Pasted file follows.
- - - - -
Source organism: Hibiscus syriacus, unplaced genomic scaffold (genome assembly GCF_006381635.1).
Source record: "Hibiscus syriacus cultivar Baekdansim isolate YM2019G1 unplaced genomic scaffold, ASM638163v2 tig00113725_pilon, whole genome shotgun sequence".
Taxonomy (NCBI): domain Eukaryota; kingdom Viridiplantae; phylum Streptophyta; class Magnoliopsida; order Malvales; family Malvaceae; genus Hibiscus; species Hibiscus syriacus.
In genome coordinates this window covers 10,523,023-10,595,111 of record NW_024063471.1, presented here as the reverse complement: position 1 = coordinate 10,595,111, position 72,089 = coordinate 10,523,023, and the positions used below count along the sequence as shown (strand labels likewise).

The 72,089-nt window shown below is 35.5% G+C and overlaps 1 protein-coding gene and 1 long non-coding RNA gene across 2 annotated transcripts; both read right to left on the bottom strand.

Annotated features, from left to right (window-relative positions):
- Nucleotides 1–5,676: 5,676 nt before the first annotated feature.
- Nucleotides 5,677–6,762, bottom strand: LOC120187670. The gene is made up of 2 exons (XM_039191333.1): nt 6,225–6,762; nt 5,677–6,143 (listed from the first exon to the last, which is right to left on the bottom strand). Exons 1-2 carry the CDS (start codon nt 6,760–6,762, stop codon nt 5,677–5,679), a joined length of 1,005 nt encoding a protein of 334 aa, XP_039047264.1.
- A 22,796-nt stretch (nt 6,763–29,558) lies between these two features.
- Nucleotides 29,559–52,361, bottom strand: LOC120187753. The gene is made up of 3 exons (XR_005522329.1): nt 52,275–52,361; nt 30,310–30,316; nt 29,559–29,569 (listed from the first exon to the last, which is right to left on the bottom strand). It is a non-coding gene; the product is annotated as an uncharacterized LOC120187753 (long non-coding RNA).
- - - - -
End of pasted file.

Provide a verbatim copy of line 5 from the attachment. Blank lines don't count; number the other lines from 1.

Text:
The 72,089-nt window shown below is 35.5% G+C and overlaps 1 protein-coding gene and 1 long non-coding RNA gene across 2 annotated transcripts; both read right to left on the bottom strand.